Control.Invoke exception handling - by David A Nelson

Status : 

  Won't Fix<br /><br />
		Due to several factors the product team decided to focus its efforts on other items.<br /><br />
		A more detailed explanation for the resolution of this particular item may have been provided in the comments section.


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ID 386582 Comments
Status Closed Workarounds
Type Bug Repros 8
Opened 12/4/2008 1:11:21 PM
Access Restriction Public

Description

Control.Invoke rethrows any exception which occurs during the invoked operation on the original thread which called Invoke. However, the stack trace of the original is lost in the process. Instead of simply rethrowing the exception, Control.Invoke should wrap the thrown exception in a new exception to preserve the original stack trace. It should be up to the calling method to determine which is more important: the original stack trace of the exception, or rethrowing the original exception type.

Control.Invoke also strips off any outer exceptions by calling GetBaseException in the InvokeMarshaledCallbacks method. These outer exceptions often contain important information about the context in which the underlying exception occurred, and should not simply be stripped off. Again, it should be up to the caller to determine how to deal with the thrown exception; Control.Invoke should not make unfounded assumptions.

These problems are preventing us from getting critical debugging information from our applications in production. BeginInvoke/EndInvoke do not suffer from the same problems, however we do not have the option of switching; we are using the SynchronizationContext class in a library which is not WinForms-specific, and the WindowsFormsSynchronizationContext is hard coded to use Control.Invoke. I am not aware of any workarounds that are not WinForms-specific, which is unacceptable. Our apps are simply failing and we have no way of finding out why.
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Posted by marsovo on 4/22/2011 at 8:54 PM
Wow. This has been biting me for years with strange un-reproducable errors from customers because I was catching the outer exception. I'd see these "impossible" error reports once in a while, convinced that I was catching the exceptions in question. And now I find out that I've been lied to all along. Unbelievable.
Posted by Rasmus V Hansen on 4/12/2011 at 5:51 AM
A (ugly ugly) workaround is to log errors in the code that is invoked,
so instead of

control.Invoke(new Action(() => DoStuff());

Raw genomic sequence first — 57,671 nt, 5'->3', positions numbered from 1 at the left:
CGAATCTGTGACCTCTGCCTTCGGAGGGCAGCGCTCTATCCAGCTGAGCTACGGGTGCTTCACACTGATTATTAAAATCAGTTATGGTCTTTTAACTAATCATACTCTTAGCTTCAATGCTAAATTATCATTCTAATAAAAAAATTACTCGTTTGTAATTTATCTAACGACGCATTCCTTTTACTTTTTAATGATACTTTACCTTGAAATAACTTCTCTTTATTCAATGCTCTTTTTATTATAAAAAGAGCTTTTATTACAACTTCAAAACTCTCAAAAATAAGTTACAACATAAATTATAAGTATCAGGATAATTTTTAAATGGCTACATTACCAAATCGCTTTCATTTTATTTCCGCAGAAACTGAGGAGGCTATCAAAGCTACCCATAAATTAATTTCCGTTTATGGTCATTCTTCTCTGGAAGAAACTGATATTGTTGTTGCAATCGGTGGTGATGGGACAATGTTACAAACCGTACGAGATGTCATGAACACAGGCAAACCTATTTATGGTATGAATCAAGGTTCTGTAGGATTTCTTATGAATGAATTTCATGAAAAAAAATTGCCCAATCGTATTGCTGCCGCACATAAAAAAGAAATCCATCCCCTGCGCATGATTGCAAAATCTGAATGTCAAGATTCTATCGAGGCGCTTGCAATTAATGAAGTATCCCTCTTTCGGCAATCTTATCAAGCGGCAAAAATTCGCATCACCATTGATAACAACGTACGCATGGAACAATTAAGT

Do:

control.Invoke(new Action(delegate
                    {
                        try
                        {
                            DoStuff();
                        }
                        catch (Exception ex)
                        {
                            // Log here since invoke swallows the stack trace
                            throw;
                        }
                    }));
Posted by Microsoft on 1/13/2009 at 7:08 PM
Thanks for your feedback on the .NET Framework!

Based on your description, this seems an urgent issue you wanted to address in order to unblock you from getting debugging info from your customer. If that is the case, I would suggest you firing servicing request through your company's servicing channel, if there is service agreement between your company and Microsoft.

We'll consider improving the exception handling mechanism for Control.Invoke(...) in next release. However this wouldn't be able to bring you the immediate help for your current customer facing issue.

Thanks!
UIFx Team
Posted by David A Nelson on 12/16/2008 at 8:12 AM
wyck,

The problem is that I need stack traces from production code. Changing debugger options in the IDE won't help any.
Posted by Wyck on 12/16/2008 at 8:00 AM
I'll second this, in spirit. Right now I have to change the behaviour in the exceptions window. For example, I was receiving a System.ArgumentOutOfRangeException. I changed it to break when the exception is thrown (by enabling the checkbox for System.ArgumentOutOfRangeException in the exceptions window). But for general exceptions, this is undesirable. You probably want to be able to break before an unhandled exception is passed to the other thread.

But I totally agree that if the exception is going to be unhandled, you want the inner stack trace somehow! There really has to be some kind of solution put forth for this.
Posted by Microsoft on 12/4/2008 at 9:32 PM
Thanks for your feedback.

We are escalating this issue to the appropriate group within the Visual Studio Product Team for triage and resolution. These specialized experts will follow-up with your issue.

Thank you,
Visual Studio Product Team